browse words by letter
a b c d e f g h i j k l m n o p q r s t u v w x y z

toolmore about tool

tool


  8  definitions  found 
 
  From  Webster's  Revised  Unabridged  Dictionary  (1913)  [web1913]: 
 
  Tool  \Tool\  (t[=oo]l),  v.  i.  [Cf.  {Tool},  v.  t.,  2.] 
  To  travel  in  a  vehicle;  to  ride  or  drive.  [Colloq.] 
 
  Boys  on  their  bicycles  tooling  along  the  well-kept 
  roads.  --Illust. 
  American. 
 
  From  Webster's  Revised  Unabridged  Dictionary  (1913)  [web1913]: 
 
  Tool  \Tool\,  v.  t.  [imp.  &  p.  p.  {tooled};  p.  pr  &  vb  n. 
  {tooling}.] 
  1.  To  shape,  form  or  finish  with  a  tool.  ``Elaborately 
  tooled.''  --Ld.  Lytton. 
 
  2.  To  drive,  as  a  coach.  [Slang,  Eng.] 
 
  From  Webster's  Revised  Unabridged  Dictionary  (1913)  [web1913]: 
 
  Tool  \Tool\,  n.  [OE.  tol,tool.  AS  t[=o]l;  akin  to  Icel.  t[=o]l, 
  Goth.  taijan  to  do  to  make  taui  deed,  work  and  perhaps  to 
  E.  taw  to  dress  leather.  [root]64.] 
  1.  An  instrument  such  as  a  hammer,  saw,  plane,  file,  and  the 
  like  used  in  the  manual  arts,  to  facilitate  mechanical 
  operations;  any  instrument  used  by  a  craftsman  or  laborer 
  at  his  work  an  implement;  as  the  tools  of  a  joiner, 
  smith,  shoe-maker,  etc.;  also  a  cutter,  chisel,  or  other 
  part  of  an  instrument  or  machine  that  dresses  work 
 
  2.  A  machine  for  cutting  or  shaping  materials;  --  also  called 
  {machine  tool}. 
 
  3.  Hence  any  instrument  of  use  or  service. 
 
  That  angry  fool  .  .  .  Whipping  her  horse,  did  with 
  his  smarting  tool  Oft  whip  her  dainty  self 
  --Spenser. 
 
  4.  A  weapon.  [Obs.] 
 
  Him  that  is  aghast  of  every  tool.  --Chaucer. 
 
  5.  A  person  used  as  an  instrument  by  another  person;  --  a 
  word  of  reproach;  as  men  of  intrigue  have  their  tools,  by 
  whose  agency  they  accomplish  their  purposes. 
 
  I  was  not  made  for  a  minion  or  a  tool.  --Burks. 
 
  From  WordNet  r  1.6  [wn]: 
 
  tool 
  n  1:  an  implement  used  in  the  practice  of  a  vocation 
  2:  the  means  whereby  something  is  accomplished;  "my  greed  was 
  the  instrument  of  my  destruction"  or  "science  has  given  us 
  new  tools  to  fight  disease"  [syn:  {instrument}] 
  3:  a  person  who  is  used  to  perform  unpleasant  or  dishonest 
  tasks  for  someone  else  [syn:  {creature},  {puppet}] 
  4:  obscene  terms  for  penis  [syn:  {cock},  {prick},  {dick},  {shaft}, 
  {pecker},  {peter}] 
  v  1:  "The  car  was  driving  down  the  road";  "The  convertible  tooled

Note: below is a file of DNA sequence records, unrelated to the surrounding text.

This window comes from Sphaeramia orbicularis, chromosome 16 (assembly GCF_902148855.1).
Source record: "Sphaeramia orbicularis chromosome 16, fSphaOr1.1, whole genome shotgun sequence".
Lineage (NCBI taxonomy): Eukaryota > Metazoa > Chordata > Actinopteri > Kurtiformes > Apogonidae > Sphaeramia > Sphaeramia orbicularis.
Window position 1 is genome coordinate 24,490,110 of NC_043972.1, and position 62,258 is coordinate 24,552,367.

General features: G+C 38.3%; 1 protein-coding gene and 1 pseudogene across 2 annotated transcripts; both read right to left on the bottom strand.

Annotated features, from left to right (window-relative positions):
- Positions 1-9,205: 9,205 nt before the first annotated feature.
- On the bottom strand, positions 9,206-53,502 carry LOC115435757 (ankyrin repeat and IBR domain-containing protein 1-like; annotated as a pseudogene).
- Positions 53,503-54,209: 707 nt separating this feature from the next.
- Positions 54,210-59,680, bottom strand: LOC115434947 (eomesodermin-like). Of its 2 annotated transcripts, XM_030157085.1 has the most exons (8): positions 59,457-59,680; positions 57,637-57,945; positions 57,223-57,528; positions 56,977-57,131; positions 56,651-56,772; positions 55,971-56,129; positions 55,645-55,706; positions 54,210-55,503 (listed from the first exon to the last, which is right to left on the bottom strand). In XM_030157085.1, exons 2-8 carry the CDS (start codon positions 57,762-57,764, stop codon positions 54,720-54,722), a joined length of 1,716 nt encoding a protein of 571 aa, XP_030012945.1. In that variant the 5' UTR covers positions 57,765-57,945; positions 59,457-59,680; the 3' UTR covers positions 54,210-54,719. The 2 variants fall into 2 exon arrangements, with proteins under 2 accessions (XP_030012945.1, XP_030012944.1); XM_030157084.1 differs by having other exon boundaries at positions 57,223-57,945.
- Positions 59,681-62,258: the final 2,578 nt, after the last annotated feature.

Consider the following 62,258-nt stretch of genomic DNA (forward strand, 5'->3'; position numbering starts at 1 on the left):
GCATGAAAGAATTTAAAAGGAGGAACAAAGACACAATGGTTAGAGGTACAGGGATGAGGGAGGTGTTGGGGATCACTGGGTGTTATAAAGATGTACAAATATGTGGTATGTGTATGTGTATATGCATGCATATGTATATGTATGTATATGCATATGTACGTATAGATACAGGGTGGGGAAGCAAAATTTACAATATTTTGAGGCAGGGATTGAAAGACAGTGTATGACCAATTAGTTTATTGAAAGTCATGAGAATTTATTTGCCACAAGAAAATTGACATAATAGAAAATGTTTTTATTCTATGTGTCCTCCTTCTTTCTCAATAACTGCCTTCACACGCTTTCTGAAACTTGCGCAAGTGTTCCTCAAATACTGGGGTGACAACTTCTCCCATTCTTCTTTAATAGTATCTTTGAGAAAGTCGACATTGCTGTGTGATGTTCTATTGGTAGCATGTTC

down  the  street"  [syn:  {drive}] 
  2:  ride  in  a  conveyance  with  no  particular  goal  [syn:  {joyride}, 
  {tool  around}] 
  3:  furnish  with  tools 
  4:  work  with  a  tool 
 
  From  U.S.  Gazetteer  (1990)  [gazetteer]: 
 
  Tool,  TX  (city,  FIPS  73352) 
  Location:  32.28025  N,  96.17242  W 
  Population  (1990):  1712  (1354  housing  units) 
  Area:  9.4  sq  km  (land),  0.0  sq  km  (water) 
 
  From  Jargon  File  (4.2.3,  23  NOV  2000)  [jargon]: 
 
  tool  1.  n.  A  program  used  primarily  to  create,  manipulate, 
  modify,  or  analyze  other  programs,  such  as  a  compiler  or  an  editor 
  or  a  cross-referencing  program.  Oppose  {app},  {operating  system}. 
  2.  [Unix]  An  application  program  with  a  simple,  `transparent'  (typically 
  text-stream)  interface  designed  specifically  to  be  used  in  programmed 
  combination  with  other  tools  (see  {filter},  {plumbing}).  3.  [MIT:  general 
  to  students  there]  vi  To  work  to  study  (connotes  tedium).  The  TMRC 
  Dictionary  defined  this  as  "to  set  one's  brain  to  the  grindstone". 
  See  {hack}.  4.  n.  [MIT]  A  student  who  studies  too  much  and  hacks 
  too  little.  (MIT's  student  humor  magazine  rejoices  in  the  name  "Tool 
  and  Die".) 
 
 
 
  From  The  Free  On-line  Dictionary  of  Computing  (13  Mar  01)  [foldoc]: 
 
  tool 
 
  1.    A  program  used  primarily  to  create,  manipulate, 
  modify,  or  analyse  other  programs,  such  as  a  compiler  or  an 
  editor  or  a  cross-referencing  program.  Opposite:  {app}, 
  {operating  system}. 
 
  2.  A  {Unix}  {application  program}  with  a  simple,  transparent" 
  (typically  text-stream)  interface  designed  specifically  to  be 
  used  in  programmed  combination  with  other  tools  (see  {filter}, 
  {plumbing}). 
 
  3.    ({MIT}:  general  to  students  there)  To  work  to 
  study  (connotes  tedium).  The  {TMRC}  Dictionary  defined  this 
  as  "to  set  one's  brain  to  the  grindstone".  See  {hack}. 
 
  4.    ({MIT})  A  student  who  studies  too  much  and 
  hacks  too  little.  MIT's  student  humour  magazine  rejoices  in 
  the  name  "Tool  and  Die". 
 
  [{Jargon  File}] 
 
  (1996-12-12) 
 
 
 
  From  V.E.R.A.  --  Virtual  Entity  of  Relevant  Acronyms  13  March  2001  [vera]: 
 
  TOOL 
  [conference  on]  Technology  of  Object-Orientated  Languages  and  Systems  (OOP,  conference) 
 
 




more about tool